Police Officer Guy Angelucci intervenes as K9 Fury attacks Officer Arthur Rucinski during Sunday’s open house at the Warren Police Department. (MITCH HOTTS — THE MACOMB DAILY)
Local families had a chance to peek into the inner workings of the Warren Police Department as the department’s annual open house was held on Sunday.
The police officers, along with the city’s firefighters, public safety support staff, and members of the Citizen Emergency Response Team (CERT) proved to be hospitable hosts as they manned vehicle displays and made sure attendees had access to swag and free refreshments.
“The police and fire departments are showing residents what they get for their tax dollars,” Councilmember Jonathan Lafferty said while he moseyed around with his 12-year-old daughter Autumn.
More than 2,000 people gathered Sunday afternoon in the plaza and parking lots around 37th District Court and the Warren Police Department for three-hour event, which featured a variety of demonstrations by police officers and firefighters in Macomb County’s largest community.
The event also had emergency vehicles from various public safety agencies, a free hot dog lunch with ice cream, vendors, and a chance to meet firefighters and police in person in a non-threatening situation.
The parking lot along Common Road was filled with various Warren SWAT vehicles, fire trucks, tow trucks and the Michigan State Police bomb squad and mobile command center, placed near the bounce house and other fun activities.
Several tables of goods such as free gun safety locks, child safety ID kits and children’s bicycle helmets were provided while supplies last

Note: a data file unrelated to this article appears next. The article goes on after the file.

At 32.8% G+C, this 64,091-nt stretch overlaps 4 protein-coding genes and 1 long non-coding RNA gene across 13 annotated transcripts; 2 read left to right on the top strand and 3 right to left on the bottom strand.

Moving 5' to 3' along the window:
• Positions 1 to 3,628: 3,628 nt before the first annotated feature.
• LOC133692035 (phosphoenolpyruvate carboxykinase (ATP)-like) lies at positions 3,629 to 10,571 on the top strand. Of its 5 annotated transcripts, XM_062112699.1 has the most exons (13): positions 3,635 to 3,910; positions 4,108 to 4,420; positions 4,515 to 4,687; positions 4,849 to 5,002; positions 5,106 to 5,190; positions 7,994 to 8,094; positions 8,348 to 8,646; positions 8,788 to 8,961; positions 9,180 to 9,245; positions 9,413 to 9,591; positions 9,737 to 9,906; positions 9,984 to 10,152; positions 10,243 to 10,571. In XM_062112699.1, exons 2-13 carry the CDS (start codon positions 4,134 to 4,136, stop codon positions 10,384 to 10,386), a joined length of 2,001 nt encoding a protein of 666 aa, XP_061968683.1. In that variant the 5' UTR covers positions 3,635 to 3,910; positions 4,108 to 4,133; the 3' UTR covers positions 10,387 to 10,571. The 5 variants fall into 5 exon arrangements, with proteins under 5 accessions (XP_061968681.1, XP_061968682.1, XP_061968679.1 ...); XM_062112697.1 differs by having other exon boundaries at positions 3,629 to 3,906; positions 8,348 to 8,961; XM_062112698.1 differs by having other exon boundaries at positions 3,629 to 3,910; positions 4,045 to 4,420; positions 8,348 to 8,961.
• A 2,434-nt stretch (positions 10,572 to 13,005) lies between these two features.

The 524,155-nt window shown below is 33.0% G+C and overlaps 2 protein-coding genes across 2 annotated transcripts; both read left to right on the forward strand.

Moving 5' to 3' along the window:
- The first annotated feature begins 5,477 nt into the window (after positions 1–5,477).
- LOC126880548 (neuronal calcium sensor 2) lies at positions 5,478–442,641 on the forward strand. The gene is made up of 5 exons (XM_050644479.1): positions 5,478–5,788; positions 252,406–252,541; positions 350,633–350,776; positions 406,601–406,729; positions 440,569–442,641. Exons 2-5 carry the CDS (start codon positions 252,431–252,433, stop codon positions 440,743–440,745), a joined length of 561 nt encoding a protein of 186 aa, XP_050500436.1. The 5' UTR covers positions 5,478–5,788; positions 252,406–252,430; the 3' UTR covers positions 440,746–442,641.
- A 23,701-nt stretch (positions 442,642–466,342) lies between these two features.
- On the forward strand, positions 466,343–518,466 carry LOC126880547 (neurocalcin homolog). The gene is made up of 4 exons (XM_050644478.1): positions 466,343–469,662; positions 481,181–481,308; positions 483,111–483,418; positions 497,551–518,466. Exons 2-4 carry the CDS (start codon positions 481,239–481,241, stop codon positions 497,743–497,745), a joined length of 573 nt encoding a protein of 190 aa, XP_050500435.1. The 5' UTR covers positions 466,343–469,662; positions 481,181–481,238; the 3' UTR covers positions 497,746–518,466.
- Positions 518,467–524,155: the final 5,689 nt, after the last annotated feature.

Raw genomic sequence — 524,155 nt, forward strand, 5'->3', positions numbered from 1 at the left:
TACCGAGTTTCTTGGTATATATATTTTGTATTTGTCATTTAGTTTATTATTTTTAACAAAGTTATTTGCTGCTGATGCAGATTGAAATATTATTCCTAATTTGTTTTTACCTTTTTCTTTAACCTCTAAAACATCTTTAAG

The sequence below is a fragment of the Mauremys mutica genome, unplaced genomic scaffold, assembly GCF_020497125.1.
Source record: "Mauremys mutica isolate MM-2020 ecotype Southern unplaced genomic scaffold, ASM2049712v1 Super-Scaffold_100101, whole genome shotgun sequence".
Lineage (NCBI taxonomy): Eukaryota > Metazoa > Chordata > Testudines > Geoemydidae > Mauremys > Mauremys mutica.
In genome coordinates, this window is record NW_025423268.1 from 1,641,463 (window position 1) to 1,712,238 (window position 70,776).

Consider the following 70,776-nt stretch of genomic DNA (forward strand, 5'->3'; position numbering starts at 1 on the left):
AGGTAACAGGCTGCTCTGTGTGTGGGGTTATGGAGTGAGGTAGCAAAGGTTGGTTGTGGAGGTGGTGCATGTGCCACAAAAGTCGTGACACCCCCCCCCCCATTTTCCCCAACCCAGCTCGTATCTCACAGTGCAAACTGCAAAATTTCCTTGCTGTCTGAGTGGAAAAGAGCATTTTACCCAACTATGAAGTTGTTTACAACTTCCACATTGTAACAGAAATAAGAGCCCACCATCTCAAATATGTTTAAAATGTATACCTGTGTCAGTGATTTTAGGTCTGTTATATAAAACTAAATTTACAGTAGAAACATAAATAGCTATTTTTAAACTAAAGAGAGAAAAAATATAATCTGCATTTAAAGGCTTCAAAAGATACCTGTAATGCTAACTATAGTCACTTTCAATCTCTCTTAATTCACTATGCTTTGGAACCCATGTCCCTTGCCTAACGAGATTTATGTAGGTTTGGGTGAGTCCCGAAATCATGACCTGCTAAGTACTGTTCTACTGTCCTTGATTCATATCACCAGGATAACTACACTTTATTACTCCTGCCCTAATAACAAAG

Cheryl Goodwin of Harrison Township was with two young children, grandchildren of her boyfriend whose upside-down plastic fire helmets resembled Halloween gift bags filled with snacks and promotional items.
“I think this is great,” Goodwin said. “The kids get experience and inspiration for their future. You never know, one day they could become police officers and firemen and EMS people. They loved seeing the (Macomb County) horses and dogs. They were able to sit on a motorcycle and wave runners, so they’ve had fun.”
Fun combined with a safety message was what Police Commissioner William Dwyer had in mind.
“This is all about families and it gives us the opportunity to connect with our residents and young people of the community,” he said. “Law enforcement is a tough job, but our men and women are committed and dedicated professionals. We want our young people to know police officers can be their friends, too.”
One of the more popular demonstrations was the police department’s K9 teams, which performed scent tracking and attacks on officers wearing padded suits.
They included officers Arthur Rucinski and his dog Fury, Brendan Fraser and his animal Argo, Todd Benczowski with Alfa, and Guy Angelucci with Astra.